Re: Service started at bootup Though empty down file created

From: Colin Booth <>
Date: Thu, 28 Jan 2021 05:13:22 +0000

On Thu, Jan 28, 2021 at 09:50:28AM +0530, sindhu krishnan wrote:
> Hi,
> I have "A" service which should not start at bootup. It will be started by
> other service(using s6-svc -u ).
> I have added the "A" service in s6 bundle and created the empty down file
> in service directory to consider the service as down until it is started by
> other service. But in my case, Though I have a empty down file in "A"
> service directory, It is started at bootup.
> I have taken the below as reference and implemented. Can you please let me
> know, what is the problem here.
> An optional, empty, regular file named down. If such a file exists, the
> default state of the service is considered down, not up: s6-supervise will
> not automatically start it until it receives a s6-svc -u command. If
> no down file
> exists, the default state of the service is up
> Thanks.
There are a few things interacting that makes what you're seeing happen.

In a pure s6 system (that is, no s6-rc) the down file behaves exactly as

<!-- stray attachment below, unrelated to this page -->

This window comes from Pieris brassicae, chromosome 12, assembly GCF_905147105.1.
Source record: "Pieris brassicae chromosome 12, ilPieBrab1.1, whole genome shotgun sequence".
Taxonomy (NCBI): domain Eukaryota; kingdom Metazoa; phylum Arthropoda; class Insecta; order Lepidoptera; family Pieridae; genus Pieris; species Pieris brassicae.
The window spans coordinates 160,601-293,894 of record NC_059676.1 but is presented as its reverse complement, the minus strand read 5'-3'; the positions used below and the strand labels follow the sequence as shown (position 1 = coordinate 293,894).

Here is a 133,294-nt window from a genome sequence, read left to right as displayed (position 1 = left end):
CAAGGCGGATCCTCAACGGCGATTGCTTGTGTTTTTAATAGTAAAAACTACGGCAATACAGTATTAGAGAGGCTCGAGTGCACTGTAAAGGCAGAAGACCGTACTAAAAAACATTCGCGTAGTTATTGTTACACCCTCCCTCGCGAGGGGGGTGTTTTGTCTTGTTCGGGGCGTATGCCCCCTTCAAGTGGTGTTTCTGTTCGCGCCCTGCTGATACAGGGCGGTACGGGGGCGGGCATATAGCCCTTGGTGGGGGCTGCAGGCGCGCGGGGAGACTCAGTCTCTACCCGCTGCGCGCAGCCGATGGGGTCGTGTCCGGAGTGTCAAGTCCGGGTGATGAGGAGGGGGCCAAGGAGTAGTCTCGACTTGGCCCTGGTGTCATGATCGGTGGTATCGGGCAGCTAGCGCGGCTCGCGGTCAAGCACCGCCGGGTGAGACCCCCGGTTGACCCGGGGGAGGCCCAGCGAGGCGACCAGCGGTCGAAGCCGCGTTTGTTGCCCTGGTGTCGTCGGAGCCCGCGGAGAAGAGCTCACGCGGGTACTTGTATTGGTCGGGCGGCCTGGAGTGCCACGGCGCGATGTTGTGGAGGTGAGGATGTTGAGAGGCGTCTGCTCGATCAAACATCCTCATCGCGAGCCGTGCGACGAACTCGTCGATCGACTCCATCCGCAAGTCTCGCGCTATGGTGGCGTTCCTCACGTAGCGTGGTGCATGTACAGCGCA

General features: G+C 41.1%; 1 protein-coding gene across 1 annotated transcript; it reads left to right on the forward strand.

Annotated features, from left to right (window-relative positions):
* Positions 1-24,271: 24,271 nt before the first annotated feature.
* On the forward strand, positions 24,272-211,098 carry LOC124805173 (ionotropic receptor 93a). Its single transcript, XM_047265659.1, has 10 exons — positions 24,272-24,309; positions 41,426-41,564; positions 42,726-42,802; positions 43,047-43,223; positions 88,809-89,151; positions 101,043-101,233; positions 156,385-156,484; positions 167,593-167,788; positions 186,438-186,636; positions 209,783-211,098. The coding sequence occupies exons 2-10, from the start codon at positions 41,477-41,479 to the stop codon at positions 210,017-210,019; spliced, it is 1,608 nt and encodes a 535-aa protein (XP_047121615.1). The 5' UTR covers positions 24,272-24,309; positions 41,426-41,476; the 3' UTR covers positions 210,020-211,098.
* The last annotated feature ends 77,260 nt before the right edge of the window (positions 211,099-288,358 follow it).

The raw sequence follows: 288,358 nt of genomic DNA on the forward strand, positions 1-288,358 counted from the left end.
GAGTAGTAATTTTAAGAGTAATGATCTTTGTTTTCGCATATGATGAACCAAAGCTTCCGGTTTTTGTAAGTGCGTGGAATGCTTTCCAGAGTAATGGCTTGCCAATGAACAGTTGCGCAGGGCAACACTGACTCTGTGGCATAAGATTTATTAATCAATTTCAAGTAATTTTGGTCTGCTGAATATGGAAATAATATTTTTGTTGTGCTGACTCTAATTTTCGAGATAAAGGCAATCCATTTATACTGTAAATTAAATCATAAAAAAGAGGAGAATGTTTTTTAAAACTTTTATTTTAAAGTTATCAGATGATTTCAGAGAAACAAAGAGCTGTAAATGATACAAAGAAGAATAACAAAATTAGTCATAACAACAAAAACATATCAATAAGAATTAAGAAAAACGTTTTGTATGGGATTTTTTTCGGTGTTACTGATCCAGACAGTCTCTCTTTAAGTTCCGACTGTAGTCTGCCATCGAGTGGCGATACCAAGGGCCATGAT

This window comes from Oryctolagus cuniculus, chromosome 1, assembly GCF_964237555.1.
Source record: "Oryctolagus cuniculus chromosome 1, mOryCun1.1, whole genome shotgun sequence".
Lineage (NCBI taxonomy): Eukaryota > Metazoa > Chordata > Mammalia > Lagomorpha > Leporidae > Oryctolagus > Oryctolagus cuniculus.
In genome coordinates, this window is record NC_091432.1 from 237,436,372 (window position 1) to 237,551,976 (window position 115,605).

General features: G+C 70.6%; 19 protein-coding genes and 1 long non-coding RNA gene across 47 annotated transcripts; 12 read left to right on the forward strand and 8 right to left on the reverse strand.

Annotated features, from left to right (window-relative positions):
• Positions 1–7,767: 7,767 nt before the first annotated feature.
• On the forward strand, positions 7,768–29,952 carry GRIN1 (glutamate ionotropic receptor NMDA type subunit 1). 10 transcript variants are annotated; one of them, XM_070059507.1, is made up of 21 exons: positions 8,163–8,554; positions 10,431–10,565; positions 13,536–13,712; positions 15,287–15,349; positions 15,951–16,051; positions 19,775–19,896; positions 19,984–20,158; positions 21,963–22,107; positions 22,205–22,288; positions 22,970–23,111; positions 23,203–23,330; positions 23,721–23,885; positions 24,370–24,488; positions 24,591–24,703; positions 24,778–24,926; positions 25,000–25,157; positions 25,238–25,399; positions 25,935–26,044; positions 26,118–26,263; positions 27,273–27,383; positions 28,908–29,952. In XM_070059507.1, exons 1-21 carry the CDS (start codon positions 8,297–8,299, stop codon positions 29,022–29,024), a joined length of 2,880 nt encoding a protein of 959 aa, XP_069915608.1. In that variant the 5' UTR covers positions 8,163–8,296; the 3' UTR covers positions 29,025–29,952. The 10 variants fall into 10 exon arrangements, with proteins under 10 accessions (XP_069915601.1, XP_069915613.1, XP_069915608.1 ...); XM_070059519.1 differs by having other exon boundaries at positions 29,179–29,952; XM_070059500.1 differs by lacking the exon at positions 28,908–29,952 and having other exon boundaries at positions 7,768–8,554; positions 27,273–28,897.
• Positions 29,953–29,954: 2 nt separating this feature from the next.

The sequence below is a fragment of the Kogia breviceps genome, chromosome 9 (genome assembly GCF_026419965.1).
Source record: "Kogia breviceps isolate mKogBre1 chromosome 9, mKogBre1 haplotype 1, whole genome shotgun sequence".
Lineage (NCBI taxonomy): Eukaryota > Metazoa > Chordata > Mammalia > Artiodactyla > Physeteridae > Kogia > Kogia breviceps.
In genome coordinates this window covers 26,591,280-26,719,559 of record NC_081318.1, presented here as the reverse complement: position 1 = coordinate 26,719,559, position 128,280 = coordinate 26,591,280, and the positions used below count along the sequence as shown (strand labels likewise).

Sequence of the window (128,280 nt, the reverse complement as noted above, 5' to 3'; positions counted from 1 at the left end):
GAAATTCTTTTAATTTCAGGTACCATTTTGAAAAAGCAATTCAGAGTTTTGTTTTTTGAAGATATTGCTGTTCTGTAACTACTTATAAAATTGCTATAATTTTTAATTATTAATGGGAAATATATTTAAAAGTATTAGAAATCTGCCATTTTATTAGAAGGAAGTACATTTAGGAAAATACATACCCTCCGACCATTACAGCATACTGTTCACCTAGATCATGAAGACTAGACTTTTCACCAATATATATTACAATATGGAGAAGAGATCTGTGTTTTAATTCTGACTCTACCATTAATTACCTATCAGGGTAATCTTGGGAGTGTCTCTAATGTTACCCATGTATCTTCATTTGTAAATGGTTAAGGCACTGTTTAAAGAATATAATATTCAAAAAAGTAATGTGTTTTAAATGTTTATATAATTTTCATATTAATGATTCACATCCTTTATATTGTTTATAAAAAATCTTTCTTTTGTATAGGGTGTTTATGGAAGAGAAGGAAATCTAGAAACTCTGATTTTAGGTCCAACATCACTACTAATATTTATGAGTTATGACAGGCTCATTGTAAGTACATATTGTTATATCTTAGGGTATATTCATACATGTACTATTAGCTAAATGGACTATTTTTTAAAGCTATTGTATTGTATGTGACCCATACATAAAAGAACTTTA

documented and you'll get the intended behavior. In fact, s6-rc-init
uses the down file internally to protect services from immediate startup
when first triggering s6-svscan after populating the scan dir. However,
because of the internal use, user-placed down files are not suitable for
use with s6-rc managed services since s6-rc will place and clear down
files as necessary. I'm pretty sure this is the problem that you're
running into since it sounds like s6-rc is bringing the service up as
part of the bundle start.

The short-term solution here to get the behavior that you want is to
include service A in your s6-rc service set but remove it from any
bundles. That way s6-rc will still properly handle the placement and
scanning of it but will not trigger it accidentally.

The longer-term solution is to refactor your layout so that this service
triggering isn't necessary. Assuming you always want to start A after
you start B (the triggering service), you can have A take a dependency
on B. Assuming you leverage the notification system (either internally
in the B service or via s6-notifyoncheck), s6-rc will guarantee that B
is started _and ready_ before bringing A up. This is by far the
preferable route since it involves fewer leaky abstractions or awkward
plumbing through the management layer.

Colin Booth
Received on Thu Jan 28 2021 - 05:13:22 UTC

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